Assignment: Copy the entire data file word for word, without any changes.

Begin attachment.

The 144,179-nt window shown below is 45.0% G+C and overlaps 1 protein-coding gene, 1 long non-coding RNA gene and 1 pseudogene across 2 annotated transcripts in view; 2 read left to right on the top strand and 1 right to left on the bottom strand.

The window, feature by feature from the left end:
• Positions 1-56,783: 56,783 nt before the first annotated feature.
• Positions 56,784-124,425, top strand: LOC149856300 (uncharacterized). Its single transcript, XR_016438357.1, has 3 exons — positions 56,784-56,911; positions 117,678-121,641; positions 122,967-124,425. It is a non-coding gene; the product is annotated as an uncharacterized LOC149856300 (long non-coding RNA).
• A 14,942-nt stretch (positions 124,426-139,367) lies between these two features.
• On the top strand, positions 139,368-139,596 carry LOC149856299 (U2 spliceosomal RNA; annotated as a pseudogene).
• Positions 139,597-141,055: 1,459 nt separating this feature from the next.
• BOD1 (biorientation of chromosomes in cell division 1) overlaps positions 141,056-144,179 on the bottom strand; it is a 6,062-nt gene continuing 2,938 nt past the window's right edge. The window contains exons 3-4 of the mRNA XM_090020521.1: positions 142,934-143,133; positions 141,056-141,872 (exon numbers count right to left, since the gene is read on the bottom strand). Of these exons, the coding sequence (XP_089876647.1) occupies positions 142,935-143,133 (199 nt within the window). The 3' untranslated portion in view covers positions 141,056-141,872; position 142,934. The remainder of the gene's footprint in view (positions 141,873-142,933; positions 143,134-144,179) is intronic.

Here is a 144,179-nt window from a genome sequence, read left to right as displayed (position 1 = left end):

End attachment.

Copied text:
The 144,179-nt window shown below is 45.0% G+C and overlaps 1 protein-coding gene, 1 long non-coding RNA gene and 1 pseudogene across 2 annotated transcripts in view; 2 read left to right on the top strand and 1 right to left on the bottom strand.

The window, feature by feature from the left end:
• Positions 1-56,783: 56,783 nt before the first annotated feature.
• Positions 56,784-124,425, top strand: LOC149856300 (uncharacterized). Its single transcript, XR_016438357.1, has 3 exons — positions 56,784-56,911; positions 117,678-121,641; positions 122,967-124,425. It is a non-coding gene; the product is annotated as an uncharacterized LOC149856300 (long non-coding RNA).
• A 14,942-nt stretch (positions 124,426-139,367) lies between these two features.
• On the top strand, positions 139,368-139,596 carry LOC149856299 (U2 spliceosomal RNA; annotated as a pseudogene).
• Positions 139,597-141,055: 1,459 nt separating this feature from the next.
• BOD1 (biorientation of chromosomes in cell division 1) overlaps positions 141,056-144,179 on the bottom strand; it is a 6,062-nt gene continuing 2,938 nt past the window's right edge. The window contains exons 3-4 of the mRNA XM_090020521.1: positions 142,934-143,133; positions 141,056-141,872 (exon numbers count right to left, since the gene is read on the bottom strand). Of these exons, the coding sequence (XP_089876647.1) occupies positions 142,935-143,133 (199 nt within the window). The 3' untranslated portion in view covers positions 141,056-141,872; position 142,934. The remainder of the gene's footprint in view (positions 141,873-142,933; positions 143,134-144,179) is intronic.

Here is a 144,179-nt window from a genome sequence, read left to right as displayed (position 1 = left end):